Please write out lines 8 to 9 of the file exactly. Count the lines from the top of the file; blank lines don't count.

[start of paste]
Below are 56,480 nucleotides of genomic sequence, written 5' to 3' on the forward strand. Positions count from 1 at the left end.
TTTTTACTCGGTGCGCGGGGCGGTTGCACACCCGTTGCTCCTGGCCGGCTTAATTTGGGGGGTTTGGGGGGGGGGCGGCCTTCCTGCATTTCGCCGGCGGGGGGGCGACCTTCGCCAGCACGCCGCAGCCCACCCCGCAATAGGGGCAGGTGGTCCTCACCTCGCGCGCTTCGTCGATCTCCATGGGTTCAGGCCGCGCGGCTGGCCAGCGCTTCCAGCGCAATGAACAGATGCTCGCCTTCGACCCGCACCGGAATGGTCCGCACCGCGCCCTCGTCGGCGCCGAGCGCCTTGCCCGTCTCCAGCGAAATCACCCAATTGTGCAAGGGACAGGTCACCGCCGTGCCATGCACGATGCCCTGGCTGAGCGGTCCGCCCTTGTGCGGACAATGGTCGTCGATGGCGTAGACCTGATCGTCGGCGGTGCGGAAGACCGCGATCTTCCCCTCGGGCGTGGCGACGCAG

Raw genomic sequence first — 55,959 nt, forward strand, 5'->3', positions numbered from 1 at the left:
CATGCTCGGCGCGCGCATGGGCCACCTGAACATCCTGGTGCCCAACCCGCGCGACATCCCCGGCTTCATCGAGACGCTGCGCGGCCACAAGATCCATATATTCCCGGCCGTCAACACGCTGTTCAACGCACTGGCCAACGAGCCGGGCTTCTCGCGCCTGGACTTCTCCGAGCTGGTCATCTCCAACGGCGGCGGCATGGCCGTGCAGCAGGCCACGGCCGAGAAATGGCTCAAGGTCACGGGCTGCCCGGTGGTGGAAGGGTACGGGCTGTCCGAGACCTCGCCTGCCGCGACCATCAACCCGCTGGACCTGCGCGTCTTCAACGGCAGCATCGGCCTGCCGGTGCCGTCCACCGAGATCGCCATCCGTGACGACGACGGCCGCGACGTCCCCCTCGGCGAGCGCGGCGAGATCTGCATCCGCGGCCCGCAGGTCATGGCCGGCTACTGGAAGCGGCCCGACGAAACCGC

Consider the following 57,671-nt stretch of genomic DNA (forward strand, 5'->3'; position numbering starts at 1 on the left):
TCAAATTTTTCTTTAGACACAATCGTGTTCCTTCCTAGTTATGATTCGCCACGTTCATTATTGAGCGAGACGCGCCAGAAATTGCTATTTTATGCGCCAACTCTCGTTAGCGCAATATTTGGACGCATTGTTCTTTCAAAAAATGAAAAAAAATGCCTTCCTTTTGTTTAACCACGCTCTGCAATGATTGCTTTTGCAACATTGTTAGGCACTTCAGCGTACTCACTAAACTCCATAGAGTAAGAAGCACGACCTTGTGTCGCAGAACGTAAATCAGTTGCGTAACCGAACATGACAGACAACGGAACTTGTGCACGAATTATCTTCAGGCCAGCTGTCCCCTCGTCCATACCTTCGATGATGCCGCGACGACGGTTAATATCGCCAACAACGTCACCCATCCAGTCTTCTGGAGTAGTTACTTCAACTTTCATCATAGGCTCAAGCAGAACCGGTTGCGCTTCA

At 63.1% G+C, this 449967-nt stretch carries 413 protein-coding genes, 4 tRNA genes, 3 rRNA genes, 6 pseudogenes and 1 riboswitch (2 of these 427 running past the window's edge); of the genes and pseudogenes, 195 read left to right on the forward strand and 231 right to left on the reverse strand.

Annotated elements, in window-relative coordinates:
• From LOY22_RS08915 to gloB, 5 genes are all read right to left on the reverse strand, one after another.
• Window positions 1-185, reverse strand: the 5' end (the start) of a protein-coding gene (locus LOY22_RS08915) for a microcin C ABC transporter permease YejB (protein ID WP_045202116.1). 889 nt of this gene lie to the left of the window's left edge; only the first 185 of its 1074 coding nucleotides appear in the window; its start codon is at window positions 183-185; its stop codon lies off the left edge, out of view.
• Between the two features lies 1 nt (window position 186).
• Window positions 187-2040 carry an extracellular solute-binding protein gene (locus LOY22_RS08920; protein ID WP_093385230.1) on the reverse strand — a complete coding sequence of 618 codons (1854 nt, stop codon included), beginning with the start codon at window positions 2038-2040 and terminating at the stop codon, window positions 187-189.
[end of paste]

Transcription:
Annotated elements, in window-relative coordinates:
• From LOY22_RS08915 to gloB, 5 genes are all read right to left on the reverse strand, one after another.